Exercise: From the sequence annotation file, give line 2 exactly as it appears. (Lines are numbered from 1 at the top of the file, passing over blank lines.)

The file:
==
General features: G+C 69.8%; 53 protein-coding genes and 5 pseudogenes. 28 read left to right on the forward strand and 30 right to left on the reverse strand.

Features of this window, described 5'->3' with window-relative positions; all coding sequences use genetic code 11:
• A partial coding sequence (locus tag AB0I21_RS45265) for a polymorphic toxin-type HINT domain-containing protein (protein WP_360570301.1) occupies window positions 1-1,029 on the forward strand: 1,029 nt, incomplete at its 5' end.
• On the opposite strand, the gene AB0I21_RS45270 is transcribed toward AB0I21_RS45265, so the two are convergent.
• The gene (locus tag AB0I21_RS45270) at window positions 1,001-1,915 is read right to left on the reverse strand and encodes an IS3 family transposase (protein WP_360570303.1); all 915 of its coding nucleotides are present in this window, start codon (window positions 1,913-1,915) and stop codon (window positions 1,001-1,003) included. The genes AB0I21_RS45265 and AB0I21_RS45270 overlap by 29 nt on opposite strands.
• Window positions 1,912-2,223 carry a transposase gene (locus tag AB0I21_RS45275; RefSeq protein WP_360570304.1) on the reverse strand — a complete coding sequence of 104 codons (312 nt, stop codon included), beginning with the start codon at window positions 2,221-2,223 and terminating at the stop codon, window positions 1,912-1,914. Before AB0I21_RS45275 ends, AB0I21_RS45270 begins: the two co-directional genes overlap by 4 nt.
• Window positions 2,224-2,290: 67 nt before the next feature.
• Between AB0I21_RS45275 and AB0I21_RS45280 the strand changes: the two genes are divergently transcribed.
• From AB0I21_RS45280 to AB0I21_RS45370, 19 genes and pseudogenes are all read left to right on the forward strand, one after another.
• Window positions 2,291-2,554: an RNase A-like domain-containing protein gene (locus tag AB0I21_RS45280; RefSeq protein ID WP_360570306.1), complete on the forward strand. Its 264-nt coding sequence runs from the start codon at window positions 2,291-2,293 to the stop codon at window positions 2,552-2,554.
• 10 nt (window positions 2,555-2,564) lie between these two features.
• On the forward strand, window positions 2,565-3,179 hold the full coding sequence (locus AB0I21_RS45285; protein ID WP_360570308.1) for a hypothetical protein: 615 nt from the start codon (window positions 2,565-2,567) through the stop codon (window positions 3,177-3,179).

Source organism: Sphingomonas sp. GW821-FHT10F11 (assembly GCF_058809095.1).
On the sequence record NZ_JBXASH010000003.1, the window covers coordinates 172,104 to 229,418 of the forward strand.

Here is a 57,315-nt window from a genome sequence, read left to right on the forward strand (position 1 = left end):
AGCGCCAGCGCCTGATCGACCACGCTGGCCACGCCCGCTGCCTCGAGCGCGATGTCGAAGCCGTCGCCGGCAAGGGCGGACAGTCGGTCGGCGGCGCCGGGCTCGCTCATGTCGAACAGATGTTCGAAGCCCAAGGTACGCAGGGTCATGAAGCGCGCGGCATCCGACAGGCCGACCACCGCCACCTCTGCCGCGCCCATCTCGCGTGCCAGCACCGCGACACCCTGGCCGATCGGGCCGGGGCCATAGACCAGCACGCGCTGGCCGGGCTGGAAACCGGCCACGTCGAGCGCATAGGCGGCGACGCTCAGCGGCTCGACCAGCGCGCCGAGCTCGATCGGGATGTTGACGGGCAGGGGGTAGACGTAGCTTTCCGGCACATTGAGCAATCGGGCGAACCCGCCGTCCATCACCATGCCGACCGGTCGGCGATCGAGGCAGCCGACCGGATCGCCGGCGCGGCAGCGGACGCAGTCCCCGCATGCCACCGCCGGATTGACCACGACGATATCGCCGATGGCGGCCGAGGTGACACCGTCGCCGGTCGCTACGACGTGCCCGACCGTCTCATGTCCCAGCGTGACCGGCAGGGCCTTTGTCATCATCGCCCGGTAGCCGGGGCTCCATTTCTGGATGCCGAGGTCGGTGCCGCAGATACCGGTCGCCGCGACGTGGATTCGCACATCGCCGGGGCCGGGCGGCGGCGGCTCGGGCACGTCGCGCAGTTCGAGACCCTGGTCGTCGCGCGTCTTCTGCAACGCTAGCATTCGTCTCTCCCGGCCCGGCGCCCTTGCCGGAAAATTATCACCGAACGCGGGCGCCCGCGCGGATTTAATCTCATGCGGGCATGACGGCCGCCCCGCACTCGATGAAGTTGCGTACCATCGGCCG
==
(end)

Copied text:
Features of this window, described 5'->3' with window-relative positions; all coding sequences use genetic code 11: